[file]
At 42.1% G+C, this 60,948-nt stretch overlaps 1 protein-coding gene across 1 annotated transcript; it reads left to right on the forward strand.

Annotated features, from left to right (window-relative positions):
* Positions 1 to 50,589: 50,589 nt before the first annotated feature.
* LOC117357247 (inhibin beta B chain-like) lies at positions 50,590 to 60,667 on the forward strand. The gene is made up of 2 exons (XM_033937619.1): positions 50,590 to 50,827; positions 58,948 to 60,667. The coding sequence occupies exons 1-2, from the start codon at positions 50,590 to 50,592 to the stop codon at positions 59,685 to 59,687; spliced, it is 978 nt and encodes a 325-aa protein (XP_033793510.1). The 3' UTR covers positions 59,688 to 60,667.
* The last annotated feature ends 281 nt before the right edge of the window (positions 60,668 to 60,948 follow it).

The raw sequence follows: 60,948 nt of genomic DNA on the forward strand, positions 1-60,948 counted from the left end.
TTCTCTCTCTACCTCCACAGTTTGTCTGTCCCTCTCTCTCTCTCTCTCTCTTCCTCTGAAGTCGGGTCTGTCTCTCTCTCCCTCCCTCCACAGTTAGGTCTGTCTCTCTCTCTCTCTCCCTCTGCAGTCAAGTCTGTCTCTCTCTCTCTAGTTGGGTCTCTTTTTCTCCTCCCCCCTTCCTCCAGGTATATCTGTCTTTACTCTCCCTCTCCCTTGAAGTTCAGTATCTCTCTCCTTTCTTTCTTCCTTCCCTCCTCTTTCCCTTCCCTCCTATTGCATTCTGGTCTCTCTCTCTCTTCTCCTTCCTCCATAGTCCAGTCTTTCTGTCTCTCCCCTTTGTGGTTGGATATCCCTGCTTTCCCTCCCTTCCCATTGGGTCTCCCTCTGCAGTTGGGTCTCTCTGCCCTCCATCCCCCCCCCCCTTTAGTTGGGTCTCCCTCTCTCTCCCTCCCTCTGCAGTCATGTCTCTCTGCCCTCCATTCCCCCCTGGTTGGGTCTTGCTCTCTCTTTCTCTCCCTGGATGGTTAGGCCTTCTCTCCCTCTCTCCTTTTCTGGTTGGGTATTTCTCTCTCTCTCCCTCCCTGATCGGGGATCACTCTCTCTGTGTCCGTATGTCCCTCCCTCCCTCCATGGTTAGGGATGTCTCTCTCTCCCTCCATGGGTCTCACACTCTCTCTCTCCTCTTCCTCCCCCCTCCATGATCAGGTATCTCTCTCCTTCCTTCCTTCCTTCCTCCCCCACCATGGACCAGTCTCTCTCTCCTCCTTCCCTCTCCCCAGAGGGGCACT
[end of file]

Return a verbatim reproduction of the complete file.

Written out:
At 42.1% G+C, this 60,948-nt stretch overlaps 1 protein-coding gene across 1 annotated transcript; it reads left to right on the forward strand.

Annotated features, from left to right (window-relative positions):
* Positions 1 to 50,589: 50,589 nt before the first annotated feature.
* LOC117357247 (inhibin beta B chain-like) lies at positions 50,590 to 60,667 on the forward strand. The gene is made up of 2 exons (XM_033937619.1): positions 50,590 to 50,827; positions 58,948 to 60,667. The coding sequence occupies exons 1-2, from the start codon at positions 50,590 to 50,592 to the stop codon at positions 59,685 to 59,687; spliced, it is 978 nt and encodes a 325-aa protein (XP_033793510.1). The 3' UTR covers positions 59,688 to 60,667.
* The last annotated feature ends 281 nt before the right edge of the window (positions 60,668 to 60,948 follow it).

The raw sequence follows: 60,948 nt of genomic DNA on the forward strand, positions 1-60,948 counted from the left end.
TTCTCTCTCTACCTCCACAGTTTGTCTGTCCCTCTCTCTCTCTCTCTCTCTTCCTCTGAAGTCGGGTCTGTCTCTCTCTCCCTCCCTCCACAGTTAGGTCTGTCTCTCTCTCTCTCTCCCTCTGCAGTCAAGTCTGTCTCTCTCTCTCTAGTTGGGTCTCTTTTTCTCCTCCCCCCTTCCTCCAGGTATATCTGTCTTTACTCTCCCTCTCCCTTGAAGTTCAGTATCTCTCTCCTTTCTTTCTTCCTTCCCTCCTCTTTCCCTTCCCTCCTATTGCATTCTGGTCTCTCTCTCTCTTCTCCTTCCTCCATAGTCCAGTCTTTCTGTCTCTCCCCTTTGTGGTTGGATATCCCTGCTTTCCCTCCCTTCCCATTGGGTCTCCCTCTGCAGTTGGGTCTCTCTGCCCTCCATCCCCCCCCCCCTTTAGTTGGGTCTCCCTCTCTCTCCCTCCCTCTGCAGTCATGTCTCTCTGCCCTCCATTCCCCCCTGGTTGGGTCTTGCTCTCTCTTTCTCTCCCTGGATGGTTAGGCCTTCTCTCCCTCTCTCCTTTTCTGGTTGGGTATTTCTCTCTCTCTCCCTCCCTGATCGGGGATCACTCTCTCTGTGTCCGTATGTCCCTCCCTCCCTCCATGGTTAGGGATGTCTCTCTCTCCCTCCATGGGTCTCACACTCTCTCTCTCCTCTTCCTCCCCCCTCCATGATCAGGTATCTCTCTCCTTCCTTCCTTCCTTCCTCCCCCACCATGGACCAGTCTCTCTCTCCTCCTTCCCTCTCCCCAGAGGGGCACT